Professional Miscellany

It’s been a busy academic year, and we’re only two months in! Here are some things going on in my professional life that might be of interest to you:

Radio’s Digital Dilemma will be released in paperback next year, somewhere in the January/February timeframe. This came as a pleasant surprise, and signifies that Routledge thinks there’s a larger readership beyond the few hundred that can afford the exorbitantly-priced hardcover.

RDD will be available via Routledge Paperbacks Direct, a publish-on-demand system which absolves the need for bulk print-runs. Read More

No HD Bounce From Radio Show

The latest NAB Radio Show has come and gone, and there was little news about the HD Radio system other than the addition of new automobile makes and models to the company’s roster (including some GM models that had dropped HD last year). Not totally surprising considering that iBiquity’s just been acquired, and I’m sure the folks there and at new parent-company DTS were pretty preoccupied over the last couple of months with the deal.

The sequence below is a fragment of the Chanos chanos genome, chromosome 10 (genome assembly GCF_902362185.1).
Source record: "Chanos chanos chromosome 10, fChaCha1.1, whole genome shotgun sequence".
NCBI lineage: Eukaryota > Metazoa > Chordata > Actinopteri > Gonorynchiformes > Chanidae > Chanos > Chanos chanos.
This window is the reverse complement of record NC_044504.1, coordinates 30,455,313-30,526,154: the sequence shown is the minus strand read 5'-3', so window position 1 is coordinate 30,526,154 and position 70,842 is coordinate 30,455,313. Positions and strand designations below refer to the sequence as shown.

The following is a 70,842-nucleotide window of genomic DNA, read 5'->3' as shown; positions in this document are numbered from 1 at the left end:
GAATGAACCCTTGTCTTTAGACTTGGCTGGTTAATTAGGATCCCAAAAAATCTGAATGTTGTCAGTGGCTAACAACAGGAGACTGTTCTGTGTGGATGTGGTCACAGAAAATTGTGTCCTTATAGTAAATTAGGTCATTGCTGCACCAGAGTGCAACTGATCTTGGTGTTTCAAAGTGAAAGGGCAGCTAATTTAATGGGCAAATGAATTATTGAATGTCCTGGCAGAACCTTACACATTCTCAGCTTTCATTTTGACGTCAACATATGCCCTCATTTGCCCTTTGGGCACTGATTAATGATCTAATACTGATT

But I did stumble across some interesting observations online that suggest there’s no rekindled love affair between HD and the industry just yet. In fact, folks still seem to be coming to grips with the fact that the technology still exists. The first is from Art Stone, the proprietor of Streaming Radio Guide. He scraped iBiquity’s directory of HD-enabled stations and crunched the numbers. iBiquity lists 3,818 “current HD based broadcast Channels.” This number counts all HD program streams, including HD-2/3/4 streams, and includes international broadcast licensees. Read More

HD Radio Sells Out

It’s not quite the IPO payday that iBiquity Digital Corporation’s investors had been hoping for, but it does absolve the company of trying to jumpstart radio’s digital malaise on its own. Last week, iBiquity annonunced it was being acquired by DTS in a $172 million deal.

Who is DTS? Perhaps best known for developing multichannel surround sound technology for the film industry, the publicly-traded company now offers a range of digital audio encoding and processing algorithms that can be found in a variety of media formats and electronic devices. Read More